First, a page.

The island’s open country should be rampant with megaherbs, but the ground is bare, ransacked by wild pigs. Released here in 1807 as sustenance for sealing gangs, pigs have had a devastating impact, eating the eggs and chicks of seabirds that would once have numbered in their tens of thousands. Between them, the mice and the cats, they’ve extirpated 32 bird species from Maukahuka, and wrecked an intricate nutrient cycle powered by seabirds.
The New Zealand subantarctics are a World Heritage site, recognised for their unique biodiversity. Maukahuka is the last of them to harbour pests, and if they were removed, it would add another 420 per cent of safe habitat for native biodiversity in the group — particularly the four species of albatross mostly confined to other pest-free islands in the group.
And while Maukahuka presents perhaps the toughest eradication challenge of all, field studies have confirmed it can be done. The pigs can be cleared using traps, aerial hunting and ground hunting with dogs. The mice will need a departure from standard practice, with aerial baits sown at half the usual rate, in summer rather than winter to exploit the short weather windows.
Cats can be dealt with by a species-specific toxic bait and ground hunting. All up, it’s expected to take ten years, and that’s why the 2025 islands target is the least likely of the PF2050 interim goals to be met.
Historically, island eradications have been ad hoc, assembling the necessary expertise, funding and equipment practically from scratch, and each successive project had to duplicate the process. It all took time and repeated investment. This year, all that changed with the establishment in DOC of a dedicated team of specialists.
The National Eradication Team (NET) will guide the clearance of our remaining islands with ecological and technical advice. Through feasibility studies, it’ll prioritise each island according to scale and its “defendability” — the likelihood of keeping predators off it once it’s been cleared. The NET brings a continuity of skills, and the co-ordination of resources to mount eradications more efficiently, with less duplication.
A predator-free Rakiura, or Stewart Island, is one of the most exciting prospects. Rakiura has always banked on its natural capital, and the gazettal of a national park there in 2002 put it on the itinerary of between 36,000 and 40,000 nature fans each year.
That’s because it holds a trump card: mustelids — weasels, stoats, ferrets — never reached there, which is one reason kiwi can wander about in broad daylight. On Ulva Island, in Paterson Inlet, people can see tīeke, mōhua, kākāriki and tītipounamu all in the space of a morning.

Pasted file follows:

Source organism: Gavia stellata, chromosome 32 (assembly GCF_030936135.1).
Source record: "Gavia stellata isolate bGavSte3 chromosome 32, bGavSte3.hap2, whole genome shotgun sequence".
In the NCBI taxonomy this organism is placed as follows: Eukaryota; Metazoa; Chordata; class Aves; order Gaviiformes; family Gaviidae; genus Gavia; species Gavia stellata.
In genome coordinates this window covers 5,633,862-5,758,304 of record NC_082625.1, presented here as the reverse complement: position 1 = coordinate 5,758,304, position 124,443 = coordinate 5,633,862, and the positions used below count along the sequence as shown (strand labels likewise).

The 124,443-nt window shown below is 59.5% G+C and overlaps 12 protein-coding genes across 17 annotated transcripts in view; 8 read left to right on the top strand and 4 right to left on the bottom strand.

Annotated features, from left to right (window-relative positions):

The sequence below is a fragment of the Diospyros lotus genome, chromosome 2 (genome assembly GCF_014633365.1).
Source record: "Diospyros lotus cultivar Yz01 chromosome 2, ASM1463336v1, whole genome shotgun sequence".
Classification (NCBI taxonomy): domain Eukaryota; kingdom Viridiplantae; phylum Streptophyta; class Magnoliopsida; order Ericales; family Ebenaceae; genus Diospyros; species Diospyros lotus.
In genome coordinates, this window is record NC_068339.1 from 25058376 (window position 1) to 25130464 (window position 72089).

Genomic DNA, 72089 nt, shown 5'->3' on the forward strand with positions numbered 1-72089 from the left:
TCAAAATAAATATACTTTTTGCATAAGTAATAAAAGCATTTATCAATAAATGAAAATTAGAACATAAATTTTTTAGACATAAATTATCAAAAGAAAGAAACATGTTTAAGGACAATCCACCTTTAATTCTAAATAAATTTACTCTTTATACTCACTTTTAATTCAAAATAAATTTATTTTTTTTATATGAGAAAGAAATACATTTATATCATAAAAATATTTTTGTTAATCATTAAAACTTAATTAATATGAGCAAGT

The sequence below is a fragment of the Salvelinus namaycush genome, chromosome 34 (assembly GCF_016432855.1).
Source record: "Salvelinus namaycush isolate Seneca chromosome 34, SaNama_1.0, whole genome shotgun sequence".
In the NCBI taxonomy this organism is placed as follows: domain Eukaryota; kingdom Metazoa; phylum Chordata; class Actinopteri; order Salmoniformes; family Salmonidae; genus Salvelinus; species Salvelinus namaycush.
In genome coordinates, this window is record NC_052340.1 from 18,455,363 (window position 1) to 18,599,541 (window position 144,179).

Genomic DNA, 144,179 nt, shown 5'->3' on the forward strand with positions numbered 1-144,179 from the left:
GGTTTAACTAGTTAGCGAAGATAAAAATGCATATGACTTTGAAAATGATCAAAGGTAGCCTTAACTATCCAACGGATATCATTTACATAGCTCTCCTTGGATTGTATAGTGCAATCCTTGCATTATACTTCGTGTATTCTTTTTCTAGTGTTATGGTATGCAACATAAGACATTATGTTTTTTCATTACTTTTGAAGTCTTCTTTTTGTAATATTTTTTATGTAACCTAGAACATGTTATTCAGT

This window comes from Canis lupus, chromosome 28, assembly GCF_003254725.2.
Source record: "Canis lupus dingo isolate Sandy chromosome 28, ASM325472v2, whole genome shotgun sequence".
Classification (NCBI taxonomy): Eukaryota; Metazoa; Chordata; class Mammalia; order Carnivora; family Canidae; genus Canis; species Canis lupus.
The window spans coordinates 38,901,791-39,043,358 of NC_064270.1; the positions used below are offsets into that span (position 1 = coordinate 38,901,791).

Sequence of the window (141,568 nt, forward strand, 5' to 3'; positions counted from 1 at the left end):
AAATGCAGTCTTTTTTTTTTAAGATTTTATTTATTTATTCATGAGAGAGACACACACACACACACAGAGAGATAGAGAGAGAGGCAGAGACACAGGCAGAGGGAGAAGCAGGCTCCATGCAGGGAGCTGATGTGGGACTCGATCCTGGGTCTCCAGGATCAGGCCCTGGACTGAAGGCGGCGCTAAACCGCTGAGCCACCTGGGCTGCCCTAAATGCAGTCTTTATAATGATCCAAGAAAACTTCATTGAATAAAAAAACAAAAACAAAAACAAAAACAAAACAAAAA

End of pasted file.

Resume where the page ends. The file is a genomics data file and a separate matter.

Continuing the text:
But the island’s forest is browsed by possums and deer, and rats and wild cats take a heavy toll on wildlife, leading in 2019 to the signing of a Memorandum of Understanding between the four Papatipu Rūnanga of Murihiku, us at DOC, Southland councils, Real Journeys and the New Zealand Deerstalkers’ Association to pursue a predator-free Rakiura. It would be the country’s biggest sanctuary, protecting highly endangered species such as kiwi, the tūtiriwhatu/New Zealand dotterel, and the tawaki, or Fiordland crested penguin. It would also allow for the return of species long since lost from the island, like kākāpo and kōkako.
In 2020, the project got a multi-year funding boost, which allowed eradication planning and design to begin.
Meanwhile, Predator Free 2050 Ltd has funded a feasibility study to inform Tū Mai Toanga, a proposed eradication project on Aotea Great Barrier Island, in the outer Hauraki Gulf, along with three staff. Tū Mai Taonga is also supported by the us at DOC, Auckland Council, sanctuaries and conservation groups.
So while the interim goal of having all eradications completed on offshore islands by 2025 may go unmet, an exciting new chapter in the story of island eradications in Aotearoa is opening: the fight against introduced predators has moved to those isles that people call home, too. That boatload of volunteers would never have dreamt, all those years ago as they set out for Ruapuke Island, that they were writing the open pages of such an inspiring tale.
To hear Brent talk about our Predator Free 2050 goal, have a listen to the DOC Sounds of Science Podcast, which is available wherever you get your podcasts.
Episode 14: Predator Free and me (part two) – DOC Sounds of Science Podcast
For more about the PF2050 strategy, including a run through of the tools that are going to get us there, visit https://www.doc.govt.nz/moving-towards-pf2050